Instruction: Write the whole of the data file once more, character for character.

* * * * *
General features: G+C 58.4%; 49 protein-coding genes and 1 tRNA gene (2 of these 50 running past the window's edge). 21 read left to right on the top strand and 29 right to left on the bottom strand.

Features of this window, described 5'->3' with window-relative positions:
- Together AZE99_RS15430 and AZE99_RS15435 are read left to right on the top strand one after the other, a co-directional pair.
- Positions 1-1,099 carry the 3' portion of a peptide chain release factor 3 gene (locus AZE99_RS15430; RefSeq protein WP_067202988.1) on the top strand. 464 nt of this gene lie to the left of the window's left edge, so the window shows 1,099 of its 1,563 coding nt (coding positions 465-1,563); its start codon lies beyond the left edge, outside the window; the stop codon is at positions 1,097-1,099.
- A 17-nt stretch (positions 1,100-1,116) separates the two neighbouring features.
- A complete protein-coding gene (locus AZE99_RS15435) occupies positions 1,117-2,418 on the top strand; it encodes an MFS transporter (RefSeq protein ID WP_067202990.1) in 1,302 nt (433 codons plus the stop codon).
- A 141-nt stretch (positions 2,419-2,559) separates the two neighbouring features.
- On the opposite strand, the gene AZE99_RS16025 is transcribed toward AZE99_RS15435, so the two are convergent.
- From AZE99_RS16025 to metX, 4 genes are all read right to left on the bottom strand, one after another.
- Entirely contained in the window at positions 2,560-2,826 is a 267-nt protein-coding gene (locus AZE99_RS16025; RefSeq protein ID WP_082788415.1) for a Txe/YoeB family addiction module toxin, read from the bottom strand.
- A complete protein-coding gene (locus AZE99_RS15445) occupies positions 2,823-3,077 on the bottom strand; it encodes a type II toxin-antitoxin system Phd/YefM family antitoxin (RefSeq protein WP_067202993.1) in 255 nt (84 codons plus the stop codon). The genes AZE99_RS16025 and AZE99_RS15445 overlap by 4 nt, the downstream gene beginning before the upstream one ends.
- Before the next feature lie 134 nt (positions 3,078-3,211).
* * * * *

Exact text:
General features: G+C 58.4%; 49 protein-coding genes and 1 tRNA gene (2 of these 50 running past the window's edge). 21 read left to right on the top strand and 29 right to left on the bottom strand.

Features of this window, described 5'->3' with window-relative positions:
- Together AZE99_RS15430 and AZE99_RS15435 are read left to right on the top strand one after the other, a co-directional pair.
- Positions 1-1,099 carry the 3' portion of a peptide chain release factor 3 gene (locus AZE99_RS15430; RefSeq protein WP_067202988.1) on the top strand. 464 nt of this gene lie to the left of the window's left edge, so the window shows 1,099 of its 1,563 coding nt (coding positions 465-1,563); its start codon lies beyond the left edge, outside the window; the stop codon is at positions 1,097-1,099.
- A 17-nt stretch (positions 1,100-1,116) separates the two neighbouring features.
- A complete protein-coding gene (locus AZE99_RS15435) occupies positions 1,117-2,418 on the top strand; it encodes an MFS transporter (RefSeq protein ID WP_067202990.1) in 1,302 nt (433 codons plus the stop codon).
- A 141-nt stretch (positions 2,419-2,559) separates the two neighbouring features.
- On the opposite strand, the gene AZE99_RS16025 is transcribed toward AZE99_RS15435, so the two are convergent.
- From AZE99_RS16025 to metX, 4 genes are all read right to left on the bottom strand, one after another.
- Entirely contained in the window at positions 2,560-2,826 is a 267-nt protein-coding gene (locus AZE99_RS16025; RefSeq protein ID WP_082788415.1) for a Txe/YoeB family addiction module toxin, read from the bottom strand.
- A complete protein-coding gene (locus AZE99_RS15445) occupies positions 2,823-3,077 on the bottom strand; it encodes a type II toxin-antitoxin system Phd/YefM family antitoxin (RefSeq protein WP_067202993.1) in 255 nt (84 codons plus the stop codon). The genes AZE99_RS16025 and AZE99_RS15445 overlap by 4 nt, the downstream gene beginning before the upstream one ends.
- Before the next feature lie 134 nt (positions 3,078-3,211).